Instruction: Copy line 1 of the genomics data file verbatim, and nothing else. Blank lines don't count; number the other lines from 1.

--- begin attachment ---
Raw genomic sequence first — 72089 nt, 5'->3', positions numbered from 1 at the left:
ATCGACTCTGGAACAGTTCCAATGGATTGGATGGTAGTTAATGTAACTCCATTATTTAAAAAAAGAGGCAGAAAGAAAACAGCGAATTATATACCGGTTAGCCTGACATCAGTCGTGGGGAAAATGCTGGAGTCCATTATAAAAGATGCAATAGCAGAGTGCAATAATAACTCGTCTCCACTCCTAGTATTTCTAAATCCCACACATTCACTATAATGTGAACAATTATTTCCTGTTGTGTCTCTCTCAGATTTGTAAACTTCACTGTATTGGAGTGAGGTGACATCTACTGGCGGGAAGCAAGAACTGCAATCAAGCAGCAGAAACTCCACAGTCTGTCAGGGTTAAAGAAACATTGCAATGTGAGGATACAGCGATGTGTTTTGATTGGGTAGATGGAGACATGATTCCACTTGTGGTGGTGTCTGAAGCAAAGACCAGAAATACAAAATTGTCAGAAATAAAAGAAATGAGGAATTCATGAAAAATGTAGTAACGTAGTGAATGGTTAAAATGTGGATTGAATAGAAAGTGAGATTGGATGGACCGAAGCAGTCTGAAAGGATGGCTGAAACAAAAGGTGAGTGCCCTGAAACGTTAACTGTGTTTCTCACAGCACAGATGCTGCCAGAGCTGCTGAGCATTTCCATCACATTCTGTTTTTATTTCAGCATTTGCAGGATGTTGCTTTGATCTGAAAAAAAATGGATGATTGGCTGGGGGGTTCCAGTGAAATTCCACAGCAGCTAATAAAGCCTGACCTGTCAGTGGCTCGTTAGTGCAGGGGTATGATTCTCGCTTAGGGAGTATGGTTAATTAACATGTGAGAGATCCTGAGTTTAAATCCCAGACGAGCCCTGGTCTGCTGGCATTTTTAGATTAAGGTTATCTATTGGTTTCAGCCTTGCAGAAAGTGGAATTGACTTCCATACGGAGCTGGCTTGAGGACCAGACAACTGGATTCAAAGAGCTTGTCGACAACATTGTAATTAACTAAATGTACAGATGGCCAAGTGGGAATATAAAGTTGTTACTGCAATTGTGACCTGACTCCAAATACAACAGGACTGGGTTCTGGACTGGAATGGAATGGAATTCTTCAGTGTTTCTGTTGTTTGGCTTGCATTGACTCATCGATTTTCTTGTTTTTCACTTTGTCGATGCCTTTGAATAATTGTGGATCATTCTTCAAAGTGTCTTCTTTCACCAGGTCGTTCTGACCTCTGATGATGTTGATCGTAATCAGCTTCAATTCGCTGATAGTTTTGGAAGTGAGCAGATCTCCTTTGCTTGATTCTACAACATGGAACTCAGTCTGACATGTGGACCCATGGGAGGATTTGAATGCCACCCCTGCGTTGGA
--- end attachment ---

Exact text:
Raw genomic sequence first — 72089 nt, 5'->3', positions numbered from 1 at the left: